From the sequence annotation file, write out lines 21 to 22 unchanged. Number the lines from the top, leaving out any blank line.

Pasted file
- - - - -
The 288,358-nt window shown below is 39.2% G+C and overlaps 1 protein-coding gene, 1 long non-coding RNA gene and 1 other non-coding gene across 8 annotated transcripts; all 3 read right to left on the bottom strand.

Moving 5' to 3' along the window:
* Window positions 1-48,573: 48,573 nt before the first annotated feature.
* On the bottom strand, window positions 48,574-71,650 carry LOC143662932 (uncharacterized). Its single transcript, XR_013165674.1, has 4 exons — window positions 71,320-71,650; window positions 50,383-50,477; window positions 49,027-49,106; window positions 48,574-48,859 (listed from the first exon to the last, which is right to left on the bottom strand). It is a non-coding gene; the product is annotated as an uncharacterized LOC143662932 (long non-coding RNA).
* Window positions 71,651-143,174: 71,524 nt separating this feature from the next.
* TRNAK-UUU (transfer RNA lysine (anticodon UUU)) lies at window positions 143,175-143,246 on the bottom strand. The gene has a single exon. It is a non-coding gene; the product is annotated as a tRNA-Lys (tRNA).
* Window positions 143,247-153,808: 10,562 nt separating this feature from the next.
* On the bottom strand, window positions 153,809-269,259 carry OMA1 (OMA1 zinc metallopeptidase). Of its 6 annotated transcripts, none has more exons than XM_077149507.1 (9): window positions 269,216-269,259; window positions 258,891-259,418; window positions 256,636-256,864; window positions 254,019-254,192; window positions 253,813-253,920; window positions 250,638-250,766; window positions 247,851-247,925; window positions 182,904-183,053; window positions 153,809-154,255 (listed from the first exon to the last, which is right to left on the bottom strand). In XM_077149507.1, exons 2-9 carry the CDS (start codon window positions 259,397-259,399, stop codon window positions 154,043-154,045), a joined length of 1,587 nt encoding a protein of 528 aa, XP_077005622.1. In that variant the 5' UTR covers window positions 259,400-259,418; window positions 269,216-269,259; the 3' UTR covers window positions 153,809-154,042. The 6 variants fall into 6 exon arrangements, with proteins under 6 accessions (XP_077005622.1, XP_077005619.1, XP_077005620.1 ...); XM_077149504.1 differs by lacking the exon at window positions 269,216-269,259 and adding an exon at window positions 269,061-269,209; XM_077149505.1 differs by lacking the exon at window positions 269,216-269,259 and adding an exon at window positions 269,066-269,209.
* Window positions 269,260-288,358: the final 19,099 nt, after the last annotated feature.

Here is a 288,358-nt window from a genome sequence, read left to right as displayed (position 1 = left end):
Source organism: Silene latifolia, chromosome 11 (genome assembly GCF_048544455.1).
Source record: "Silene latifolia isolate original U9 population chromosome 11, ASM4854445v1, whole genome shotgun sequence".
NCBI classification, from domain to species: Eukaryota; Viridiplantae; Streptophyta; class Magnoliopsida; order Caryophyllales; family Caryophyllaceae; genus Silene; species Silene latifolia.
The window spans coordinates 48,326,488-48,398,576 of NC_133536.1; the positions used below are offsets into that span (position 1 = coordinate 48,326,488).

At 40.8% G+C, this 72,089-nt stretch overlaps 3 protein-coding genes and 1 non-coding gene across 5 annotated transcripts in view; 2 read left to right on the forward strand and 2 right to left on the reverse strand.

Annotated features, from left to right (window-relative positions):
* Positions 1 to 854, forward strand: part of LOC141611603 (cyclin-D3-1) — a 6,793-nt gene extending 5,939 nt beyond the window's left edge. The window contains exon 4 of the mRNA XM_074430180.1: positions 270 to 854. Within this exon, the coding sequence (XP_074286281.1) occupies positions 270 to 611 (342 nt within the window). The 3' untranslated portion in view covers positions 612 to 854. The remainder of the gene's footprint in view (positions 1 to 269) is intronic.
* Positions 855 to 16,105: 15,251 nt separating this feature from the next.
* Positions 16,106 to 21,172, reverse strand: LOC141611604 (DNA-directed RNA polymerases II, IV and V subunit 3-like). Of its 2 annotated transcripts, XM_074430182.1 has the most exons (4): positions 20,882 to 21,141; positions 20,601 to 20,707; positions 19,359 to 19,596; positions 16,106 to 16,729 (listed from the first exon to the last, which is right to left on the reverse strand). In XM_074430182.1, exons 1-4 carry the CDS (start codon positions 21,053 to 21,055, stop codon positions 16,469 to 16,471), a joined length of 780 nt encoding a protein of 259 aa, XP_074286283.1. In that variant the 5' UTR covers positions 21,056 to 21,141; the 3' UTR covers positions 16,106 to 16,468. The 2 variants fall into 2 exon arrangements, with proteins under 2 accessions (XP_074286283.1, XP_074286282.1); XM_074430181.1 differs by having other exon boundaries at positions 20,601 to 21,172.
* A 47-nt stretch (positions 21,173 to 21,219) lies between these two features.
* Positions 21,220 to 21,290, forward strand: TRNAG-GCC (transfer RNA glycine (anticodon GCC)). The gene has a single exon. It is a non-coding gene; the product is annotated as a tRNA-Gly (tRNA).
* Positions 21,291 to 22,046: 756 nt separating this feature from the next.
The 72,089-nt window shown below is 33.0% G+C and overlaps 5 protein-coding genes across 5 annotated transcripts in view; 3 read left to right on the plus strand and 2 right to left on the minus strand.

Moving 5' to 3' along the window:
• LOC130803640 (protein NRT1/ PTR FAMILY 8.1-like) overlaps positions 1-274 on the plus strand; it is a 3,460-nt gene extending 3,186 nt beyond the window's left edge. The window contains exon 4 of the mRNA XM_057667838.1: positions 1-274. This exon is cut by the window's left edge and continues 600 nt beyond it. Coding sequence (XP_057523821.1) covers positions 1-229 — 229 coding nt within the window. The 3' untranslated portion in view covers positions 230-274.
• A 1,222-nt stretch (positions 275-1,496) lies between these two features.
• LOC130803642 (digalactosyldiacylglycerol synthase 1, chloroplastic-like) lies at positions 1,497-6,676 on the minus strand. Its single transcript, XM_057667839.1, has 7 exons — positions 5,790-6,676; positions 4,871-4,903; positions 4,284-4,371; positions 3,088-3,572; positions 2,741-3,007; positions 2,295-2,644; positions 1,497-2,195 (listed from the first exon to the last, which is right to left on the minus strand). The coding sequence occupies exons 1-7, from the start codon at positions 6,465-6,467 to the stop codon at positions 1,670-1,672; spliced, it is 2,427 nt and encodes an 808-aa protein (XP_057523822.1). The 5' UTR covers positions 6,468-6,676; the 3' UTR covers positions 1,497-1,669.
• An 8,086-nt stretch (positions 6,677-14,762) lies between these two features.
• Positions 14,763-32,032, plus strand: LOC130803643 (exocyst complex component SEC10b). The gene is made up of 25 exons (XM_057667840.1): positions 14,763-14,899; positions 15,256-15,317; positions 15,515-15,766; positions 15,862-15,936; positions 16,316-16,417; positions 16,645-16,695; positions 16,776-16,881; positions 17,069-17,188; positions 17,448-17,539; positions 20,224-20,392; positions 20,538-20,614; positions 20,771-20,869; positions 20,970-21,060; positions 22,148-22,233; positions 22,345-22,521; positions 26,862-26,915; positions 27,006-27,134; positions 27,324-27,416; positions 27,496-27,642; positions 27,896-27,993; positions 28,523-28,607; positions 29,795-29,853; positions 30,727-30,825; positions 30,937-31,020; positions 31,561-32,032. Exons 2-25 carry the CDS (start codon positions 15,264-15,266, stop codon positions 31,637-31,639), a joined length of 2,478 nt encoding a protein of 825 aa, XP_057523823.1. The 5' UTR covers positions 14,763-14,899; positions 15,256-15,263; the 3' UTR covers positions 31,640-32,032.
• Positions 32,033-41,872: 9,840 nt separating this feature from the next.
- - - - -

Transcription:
* Positions 21,220 to 21,290, forward strand: TRNAG-GCC (transfer RNA glycine (anticodon GCC)). The gene has a single exon. It is a non-coding gene; the product is annotated as a tRNA-Gly (tRNA).
* Positions 21,291 to 22,046: 756 nt separating this feature from the next.